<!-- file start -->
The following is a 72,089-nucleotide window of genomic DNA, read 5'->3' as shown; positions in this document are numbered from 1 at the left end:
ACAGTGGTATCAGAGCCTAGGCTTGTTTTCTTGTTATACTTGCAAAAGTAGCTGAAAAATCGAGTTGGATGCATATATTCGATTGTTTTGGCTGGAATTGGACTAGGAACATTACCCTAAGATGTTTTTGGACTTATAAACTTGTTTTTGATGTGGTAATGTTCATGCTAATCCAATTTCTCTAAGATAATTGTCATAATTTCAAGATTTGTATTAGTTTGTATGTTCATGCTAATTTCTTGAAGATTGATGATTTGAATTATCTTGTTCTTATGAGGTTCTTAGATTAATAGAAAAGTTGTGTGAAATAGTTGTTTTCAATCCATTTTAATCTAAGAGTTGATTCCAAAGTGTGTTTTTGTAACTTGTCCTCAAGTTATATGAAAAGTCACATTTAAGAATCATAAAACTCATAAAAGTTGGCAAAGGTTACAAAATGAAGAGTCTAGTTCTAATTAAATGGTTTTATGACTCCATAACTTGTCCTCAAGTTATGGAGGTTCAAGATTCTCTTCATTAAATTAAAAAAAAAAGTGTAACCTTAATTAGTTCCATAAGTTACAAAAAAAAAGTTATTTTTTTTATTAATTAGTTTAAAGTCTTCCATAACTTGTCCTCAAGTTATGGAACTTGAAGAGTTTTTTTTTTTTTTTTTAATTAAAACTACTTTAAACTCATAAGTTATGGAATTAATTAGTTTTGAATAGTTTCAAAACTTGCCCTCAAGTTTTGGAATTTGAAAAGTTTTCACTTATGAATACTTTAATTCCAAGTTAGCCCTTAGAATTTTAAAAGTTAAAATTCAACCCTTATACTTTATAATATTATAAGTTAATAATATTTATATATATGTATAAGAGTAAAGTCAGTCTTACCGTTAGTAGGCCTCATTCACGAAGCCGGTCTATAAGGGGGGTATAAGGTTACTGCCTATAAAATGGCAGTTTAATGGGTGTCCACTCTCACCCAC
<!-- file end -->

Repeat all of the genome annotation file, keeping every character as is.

The following is a 72,089-nucleotide window of genomic DNA, read 5'->3' as shown; positions in this document are numbered from 1 at the left end:
ACAGTGGTATCAGAGCCTAGGCTTGTTTTCTTGTTATACTTGCAAAAGTAGCTGAAAAATCGAGTTGGATGCATATATTCGATTGTTTTGGCTGGAATTGGACTAGGAACATTACCCTAAGATGTTTTTGGACTTATAAACTTGTTTTTGATGTGGTAATGTTCATGCTAATCCAATTTCTCTAAGATAATTGTCATAATTTCAAGATTTGTATTAGTTTGTATGTTCATGCTAATTTCTTGAAGATTGATGATTTGAATTATCTTGTTCTTATGAGGTTCTTAGATTAATAGAAAAGTTGTGTGAAATAGTTGTTTTCAATCCATTTTAATCTAAGAGTTGATTCCAAAGTGTGTTTTTGTAACTTGTCCTCAAGTTATATGAAAAGTCACATTTAAGAATCATAAAACTCATAAAAGTTGGCAAAGGTTACAAAATGAAGAGTCTAGTTCTAATTAAATGGTTTTATGACTCCATAACTTGTCCTCAAGTTATGGAGGTTCAAGATTCTCTTCATTAAATTAAAAAAAAAAGTGTAACCTTAATTAGTTCCATAAGTTACAAAAAAAAAGTTATTTTTTTTATTAATTAGTTTAAAGTCTTCCATAACTTGTCCTCAAGTTATGGAACTTGAAGAGTTTTTTTTTTTTTTTTTAATTAAAACTACTTTAAACTCATAAGTTATGGAATTAATTAGTTTTGAATAGTTTCAAAACTTGCCCTCAAGTTTTGGAATTTGAAAAGTTTTCACTTATGAATACTTTAATTCCAAGTTAGCCCTTAGAATTTTAAAAGTTAAAATTCAACCCTTATACTTTATAATATTATAAGTTAATAATATTTATATATATGTATAAGAGTAAAGTCAGTCTTACCGTTAGTAGGCCTCATTCACGAAGCCGGTCTATAAGGGGGGTATAAGGTTACTGCCTATAAAATGGCAGTTTAATGGGTGTCCACTCTCACCCAC